Healthy Living in the North

I came for… I stayed because… with Stella Ndunda

Stella and her mother are bundled up on top of a hill, overlooking other snowy hills and a body of water.

Stella (left) introducing her mom to the Fort St. John winters.

Recently, I’ve noticed a common theme in my conversations with Northern Health staff! Many staff members planned to come to the North for a short time, but have stayed for a lot longer. Meet one such person: Stella Ndunda, a primary care team lead based in Fort St. John. Stella is from Kenya and joined Northern Health in 2012.

I came for…

In 2003, I left Kenya and came to Canada to pursue my Master’s degree in Counselling Psychology. After completing my master’s, I worked casual positions for a year in Vancouver. I needed full-time hours, and at that time it was difficult to gain full-time employment in Vancouver. I was alerted to an opening at the Fort St. John office with the Ministry of Children and Family Development. It was a really good job where I gained lots of experience. In 2012, I started at Northern Health as a care process coach.

Stella in the mall. Beside her is a table with a sign that says "Zumba with Stella."

Stella promoting her Zumba classes at the local Fort St John shopping centre.

I stayed because…

I did not plan or anticipate that I would stay in Fort St. John for so long, and I’m often asked why I’ve stayed. I’ve gotten more involved with the community in Fort St. John than I ever did in Vancouver. I received lots of support and kindness from the community and I have built genuine friendships.

As an African woman, camping, swimming, hiking, or fishing are not typically things to do, but I had wonderful friends that I trusted to push me way beyond my comfort zone! Surprisingly, I’ve really enjoyed those activities. I like trying new things and, despite it being a small town, Fort St. John has lots of activities to offer. I’ve shared my love of music and dance through teaching Zumba. It’s been wonderful sharing a bit of myself with the community.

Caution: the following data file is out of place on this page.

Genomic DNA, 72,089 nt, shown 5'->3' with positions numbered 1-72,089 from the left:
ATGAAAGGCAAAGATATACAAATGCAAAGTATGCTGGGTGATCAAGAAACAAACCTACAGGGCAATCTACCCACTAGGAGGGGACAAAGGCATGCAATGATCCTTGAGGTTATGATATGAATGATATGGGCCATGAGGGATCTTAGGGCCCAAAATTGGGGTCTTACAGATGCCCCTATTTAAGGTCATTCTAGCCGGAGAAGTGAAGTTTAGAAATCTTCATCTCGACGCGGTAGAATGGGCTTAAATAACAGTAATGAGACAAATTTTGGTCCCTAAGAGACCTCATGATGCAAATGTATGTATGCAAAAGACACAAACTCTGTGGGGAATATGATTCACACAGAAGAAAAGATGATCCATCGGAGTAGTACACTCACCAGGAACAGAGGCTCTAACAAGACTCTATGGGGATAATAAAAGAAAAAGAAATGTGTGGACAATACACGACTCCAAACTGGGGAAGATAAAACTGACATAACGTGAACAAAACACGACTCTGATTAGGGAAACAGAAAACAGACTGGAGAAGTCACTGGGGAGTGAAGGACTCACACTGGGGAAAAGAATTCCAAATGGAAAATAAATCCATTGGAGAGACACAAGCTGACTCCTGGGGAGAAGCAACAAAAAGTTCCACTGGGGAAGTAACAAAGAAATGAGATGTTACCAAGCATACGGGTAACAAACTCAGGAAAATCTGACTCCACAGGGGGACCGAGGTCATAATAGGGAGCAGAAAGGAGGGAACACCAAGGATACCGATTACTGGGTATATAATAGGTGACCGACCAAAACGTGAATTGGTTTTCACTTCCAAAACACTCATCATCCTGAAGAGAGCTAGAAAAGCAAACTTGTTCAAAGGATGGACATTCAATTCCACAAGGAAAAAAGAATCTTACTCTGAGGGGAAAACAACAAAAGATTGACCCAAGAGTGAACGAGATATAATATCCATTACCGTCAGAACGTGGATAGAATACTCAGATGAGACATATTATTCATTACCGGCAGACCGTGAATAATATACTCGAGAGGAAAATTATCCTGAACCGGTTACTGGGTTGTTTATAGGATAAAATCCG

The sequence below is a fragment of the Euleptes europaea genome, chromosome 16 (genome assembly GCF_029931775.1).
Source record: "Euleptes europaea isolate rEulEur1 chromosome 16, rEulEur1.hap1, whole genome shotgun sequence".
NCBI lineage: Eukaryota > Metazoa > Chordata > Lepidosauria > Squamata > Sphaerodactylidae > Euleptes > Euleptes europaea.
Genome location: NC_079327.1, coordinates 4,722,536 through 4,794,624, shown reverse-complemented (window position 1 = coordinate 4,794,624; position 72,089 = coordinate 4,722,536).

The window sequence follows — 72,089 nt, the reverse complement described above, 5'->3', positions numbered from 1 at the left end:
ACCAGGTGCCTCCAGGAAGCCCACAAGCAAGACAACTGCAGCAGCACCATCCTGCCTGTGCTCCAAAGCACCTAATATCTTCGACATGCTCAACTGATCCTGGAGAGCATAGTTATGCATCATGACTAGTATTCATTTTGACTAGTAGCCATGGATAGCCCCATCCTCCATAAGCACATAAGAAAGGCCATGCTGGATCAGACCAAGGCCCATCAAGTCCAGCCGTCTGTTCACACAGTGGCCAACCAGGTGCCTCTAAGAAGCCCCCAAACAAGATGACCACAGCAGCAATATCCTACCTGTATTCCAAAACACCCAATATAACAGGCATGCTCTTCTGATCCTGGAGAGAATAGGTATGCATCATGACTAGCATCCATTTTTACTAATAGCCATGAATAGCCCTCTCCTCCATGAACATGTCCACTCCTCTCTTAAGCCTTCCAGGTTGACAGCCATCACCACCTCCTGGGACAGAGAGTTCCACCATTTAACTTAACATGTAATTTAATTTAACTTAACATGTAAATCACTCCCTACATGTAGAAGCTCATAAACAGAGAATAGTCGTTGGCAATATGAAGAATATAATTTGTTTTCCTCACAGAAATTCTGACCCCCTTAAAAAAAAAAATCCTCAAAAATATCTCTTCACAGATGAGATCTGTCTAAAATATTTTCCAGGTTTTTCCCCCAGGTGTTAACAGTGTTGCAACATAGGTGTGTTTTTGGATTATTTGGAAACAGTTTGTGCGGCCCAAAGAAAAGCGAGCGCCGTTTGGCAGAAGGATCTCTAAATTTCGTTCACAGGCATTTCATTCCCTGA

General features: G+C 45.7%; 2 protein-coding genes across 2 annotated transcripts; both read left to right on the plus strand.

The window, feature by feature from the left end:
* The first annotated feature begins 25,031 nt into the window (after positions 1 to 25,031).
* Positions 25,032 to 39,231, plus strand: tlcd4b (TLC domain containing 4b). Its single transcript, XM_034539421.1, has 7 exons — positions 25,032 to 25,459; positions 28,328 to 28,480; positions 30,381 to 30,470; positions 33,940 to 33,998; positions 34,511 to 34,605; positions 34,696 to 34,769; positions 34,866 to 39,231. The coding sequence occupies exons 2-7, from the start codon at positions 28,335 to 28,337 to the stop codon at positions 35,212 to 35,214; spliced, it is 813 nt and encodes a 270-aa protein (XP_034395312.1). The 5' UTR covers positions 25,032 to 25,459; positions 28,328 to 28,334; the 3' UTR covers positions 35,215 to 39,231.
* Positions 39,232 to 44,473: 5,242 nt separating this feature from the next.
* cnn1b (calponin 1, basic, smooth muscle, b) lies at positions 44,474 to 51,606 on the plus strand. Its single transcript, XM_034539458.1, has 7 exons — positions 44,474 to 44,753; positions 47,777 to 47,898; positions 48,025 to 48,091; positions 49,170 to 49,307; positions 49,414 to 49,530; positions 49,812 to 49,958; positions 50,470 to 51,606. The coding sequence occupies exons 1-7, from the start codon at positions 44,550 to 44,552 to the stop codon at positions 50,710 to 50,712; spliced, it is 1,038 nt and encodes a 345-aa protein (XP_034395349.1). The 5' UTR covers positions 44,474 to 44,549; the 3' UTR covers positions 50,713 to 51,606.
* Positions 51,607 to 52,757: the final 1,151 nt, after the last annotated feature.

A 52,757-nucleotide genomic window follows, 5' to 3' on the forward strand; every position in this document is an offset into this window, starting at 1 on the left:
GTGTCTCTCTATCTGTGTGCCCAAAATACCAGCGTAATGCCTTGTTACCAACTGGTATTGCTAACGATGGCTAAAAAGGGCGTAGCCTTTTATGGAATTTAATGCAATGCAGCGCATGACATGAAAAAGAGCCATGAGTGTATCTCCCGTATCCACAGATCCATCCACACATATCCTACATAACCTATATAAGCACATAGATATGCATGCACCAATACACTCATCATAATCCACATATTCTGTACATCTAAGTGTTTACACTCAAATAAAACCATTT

At Northern Health, I’ve had great leaders who’ve supported my career growth and development. The team at Fort St. John Community Services is wonderful and I’m excited for our future.

Tamara Reichert

About Tamara Reichert

Tamara is the communications advisor for the innovation and development commons at Northern Health where she works on a number of projects with the research, quality improvement, clinical simulation, and education teams. Born and raised in Prince George, Tamara grew up on a ranch where she rode horses, played with farm animals, built forts, and raided the family garden. She enjoys spending time travelling, hiking, cooking, reading, and cheering for her favourite sports teams.


3D1P: Drugs, Dinos, Dinner, and a Pig… Another unique medical conference in Tumbler Ridge

The conference's organization team waits for participants at the registration booth.

The conference’s organization team waits for participants at the registration booth. Left to right: Dr. Charles Helm, Heather Gummow, Jayleen Emery, and Kirsten Quinlan.

The third annual 3D Conference – Drugs, Dinos, and Dinner (now 3D1P for the one pig (1P) that was roasted) was held in Tumbler Ridge from May 31-June 2, 2019. Nearly 70 physicians, pharmacists, and allied health professionals registered. On the Saturday, that number swelled to over 120 with spouses and families joining for the pig roast at the Lions Flatbed Creek Campground. To the best of our knowledge, this was the largest ever medical gathering in northeastern BC.